When life partners are in business together, they all too frequently pay scant regard to the legal requirements involved in running a company. As a High Court ruling showed, however, such an informal approach can have serious and unforeseen consequences in the event of a relationship breakdown.
The case concerned a couple who had two children during their more than 20 years together. Starting out with nothing, they built up a substantial business dealing in stone and concrete products and building houses. They ran their various enterprises through a network of eight companies, but the dispute that followed the acrimonious end of their relationship focused on two of them.
Whilst their relationship subsisted, they were equal shareholders and joint directors of both companies and the main object of the business – which they ran as a quasi-partnership – was to provide for the family. They took little notice of the separate legal identities of their companies or of legal requirements in managing them. They were run without formal board meetings or resolutions and, at times, the assets and liabilities of one company would be dealt with as those of another.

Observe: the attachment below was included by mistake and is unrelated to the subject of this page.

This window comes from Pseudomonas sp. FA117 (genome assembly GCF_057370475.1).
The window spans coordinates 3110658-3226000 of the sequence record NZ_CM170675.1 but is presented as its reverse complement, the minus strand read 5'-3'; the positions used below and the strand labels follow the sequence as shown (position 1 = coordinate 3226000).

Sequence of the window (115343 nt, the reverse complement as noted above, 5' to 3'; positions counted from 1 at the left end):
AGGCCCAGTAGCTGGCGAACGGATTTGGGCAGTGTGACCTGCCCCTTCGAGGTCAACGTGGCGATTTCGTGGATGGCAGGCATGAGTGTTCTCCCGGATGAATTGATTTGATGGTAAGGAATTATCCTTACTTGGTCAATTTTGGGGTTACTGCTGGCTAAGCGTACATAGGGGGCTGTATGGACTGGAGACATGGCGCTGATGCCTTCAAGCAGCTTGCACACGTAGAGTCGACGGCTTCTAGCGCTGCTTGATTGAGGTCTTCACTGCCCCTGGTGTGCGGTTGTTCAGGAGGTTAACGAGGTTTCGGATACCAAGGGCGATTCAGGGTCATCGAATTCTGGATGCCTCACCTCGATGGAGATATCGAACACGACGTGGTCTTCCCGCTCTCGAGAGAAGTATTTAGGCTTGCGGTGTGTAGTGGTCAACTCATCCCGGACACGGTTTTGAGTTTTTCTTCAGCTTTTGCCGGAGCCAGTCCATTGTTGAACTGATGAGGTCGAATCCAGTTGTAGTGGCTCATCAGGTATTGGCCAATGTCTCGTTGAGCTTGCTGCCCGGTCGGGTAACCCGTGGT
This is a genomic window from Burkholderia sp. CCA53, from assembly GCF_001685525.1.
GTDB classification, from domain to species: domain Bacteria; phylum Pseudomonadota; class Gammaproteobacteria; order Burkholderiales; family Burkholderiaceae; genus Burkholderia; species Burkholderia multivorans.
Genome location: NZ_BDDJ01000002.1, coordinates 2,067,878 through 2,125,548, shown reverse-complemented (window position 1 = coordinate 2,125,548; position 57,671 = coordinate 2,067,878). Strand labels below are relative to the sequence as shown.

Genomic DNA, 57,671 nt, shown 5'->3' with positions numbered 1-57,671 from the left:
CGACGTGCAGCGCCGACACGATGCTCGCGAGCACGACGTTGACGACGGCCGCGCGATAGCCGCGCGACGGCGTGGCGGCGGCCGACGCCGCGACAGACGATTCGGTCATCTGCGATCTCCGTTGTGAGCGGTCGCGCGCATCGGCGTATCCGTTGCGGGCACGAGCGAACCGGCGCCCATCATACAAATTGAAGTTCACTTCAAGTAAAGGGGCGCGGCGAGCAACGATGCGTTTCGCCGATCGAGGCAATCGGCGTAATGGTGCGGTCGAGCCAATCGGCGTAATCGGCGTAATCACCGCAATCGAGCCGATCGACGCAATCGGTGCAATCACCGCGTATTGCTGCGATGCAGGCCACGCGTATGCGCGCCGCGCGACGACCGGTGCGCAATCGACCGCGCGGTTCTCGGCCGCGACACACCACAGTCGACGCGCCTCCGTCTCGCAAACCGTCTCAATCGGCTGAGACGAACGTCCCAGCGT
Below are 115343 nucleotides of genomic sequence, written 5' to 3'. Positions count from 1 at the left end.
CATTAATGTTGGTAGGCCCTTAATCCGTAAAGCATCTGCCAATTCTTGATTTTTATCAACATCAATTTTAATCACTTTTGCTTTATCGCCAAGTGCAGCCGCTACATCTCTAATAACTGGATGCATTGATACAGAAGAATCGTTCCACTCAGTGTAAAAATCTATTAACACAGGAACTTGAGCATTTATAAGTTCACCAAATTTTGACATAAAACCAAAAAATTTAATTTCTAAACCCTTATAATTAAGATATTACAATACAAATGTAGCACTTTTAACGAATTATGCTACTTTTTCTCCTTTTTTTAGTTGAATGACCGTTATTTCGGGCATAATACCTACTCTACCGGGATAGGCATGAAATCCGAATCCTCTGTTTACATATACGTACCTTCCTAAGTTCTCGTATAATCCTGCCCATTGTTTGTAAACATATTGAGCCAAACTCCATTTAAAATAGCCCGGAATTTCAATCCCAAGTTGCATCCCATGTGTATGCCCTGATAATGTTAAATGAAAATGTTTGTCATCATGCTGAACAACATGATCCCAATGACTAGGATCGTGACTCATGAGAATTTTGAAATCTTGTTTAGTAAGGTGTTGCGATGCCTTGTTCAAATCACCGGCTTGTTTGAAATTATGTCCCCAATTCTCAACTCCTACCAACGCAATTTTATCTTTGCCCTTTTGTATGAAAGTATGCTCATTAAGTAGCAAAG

After the woman launched proceedings, the Court noted that, unsurprisingly, the end of their personal relationship went hand in hand with the loss of business trust and confidence between them. The man began to focus on his own interests and certain corporate assets were misused. Her access to managerial information was restricted and some business decisions were taken without consulting her appropriately.
Upholding her claim under Section 944 of the Companies Act 2006, the Court found that the companies' business had in certain respects been conducted in a manner unfairly prejudicial to her interests as a shareholder. The man was ordered to buy out her shares in the companies for a total sum in excess of £850,000.